Ashley and Tom Cook are expecting their first baby in about a week. They're married, but work as physicians on either side of the border; Ashley works in Windsor, Ont., and Tom works in Michigan. (Submitted by Ashley Cook)

Ashley and Tom Cook are preparing to welcome a new member of their family in less than a week.

"I feel like we're failing as parents from the get go. Like we're bringing a child into this world and we aren't even able to be there for her," said Ashley.

"And it's just heartbreaking."

The couple are married, but they work as physicians on either side of the border. Ashley in Windsor, Ont., and Tom in Petoskey, Mich., — his home state.

Ashley and Tom Cook are excited about the upcoming birth, but the uncertainty of when Tom will be able to see his daughter after she's born is weighing on the couple. (Submitted by Ashley Cook)

Tom has used up all his vacation time with the 14-day quarantine requirement. He has to do that every time he crosses the border to get home to Ashley.

So it's unclear how he'll be able to see his wife and newborn once he goes back to work in the U.S.

"I'm not going to be able to get to see my baby after the first five or six days that she's here," said Tom.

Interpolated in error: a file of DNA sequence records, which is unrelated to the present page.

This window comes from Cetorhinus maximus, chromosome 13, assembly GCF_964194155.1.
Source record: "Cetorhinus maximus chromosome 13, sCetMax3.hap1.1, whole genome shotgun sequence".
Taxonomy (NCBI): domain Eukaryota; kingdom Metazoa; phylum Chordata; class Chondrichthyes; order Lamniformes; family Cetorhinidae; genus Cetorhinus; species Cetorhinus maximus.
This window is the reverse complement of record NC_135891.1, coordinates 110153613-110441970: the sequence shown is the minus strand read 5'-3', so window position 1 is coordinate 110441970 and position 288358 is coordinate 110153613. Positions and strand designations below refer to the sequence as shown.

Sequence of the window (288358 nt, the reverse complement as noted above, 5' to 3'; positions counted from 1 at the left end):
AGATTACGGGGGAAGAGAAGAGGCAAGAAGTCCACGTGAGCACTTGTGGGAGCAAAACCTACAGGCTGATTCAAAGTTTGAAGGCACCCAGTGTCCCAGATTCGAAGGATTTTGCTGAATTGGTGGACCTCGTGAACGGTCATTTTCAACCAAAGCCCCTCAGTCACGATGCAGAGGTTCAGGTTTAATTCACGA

The couple is frustrated they haven't heard much from the federal government in response to the pleas of cross-border couples.

"We're not getting any answers," said Ashley.

'These are difficult situations'

The Canada Border Services Agency declined an interview, but in a statement said the current travel restrictions are in place to protect residents of Canada.

"We recognize that these are difficult situations for some, however these are unprecedented times, and the measures imposed were done so in light of potential public health risks," said a statement from spokesperson Rebecca Purdy.

CBC News also requested an interview with the Ministry of Public Safety Bill Blair, but the department said it would not comment beyond the CBSA statement.

The federal government has set next Friday as the border reopening date, but none of the couples CBC News spoke to are holding their breath.

Experts say it's likely the date will be pushed back again and that the border probably won't reopen until 2021.


Julianne Hazlewood is a multimedia journalist who's worked at CBC newsrooms across the country as a host, video journalist, reporter and producer. Have a story idea?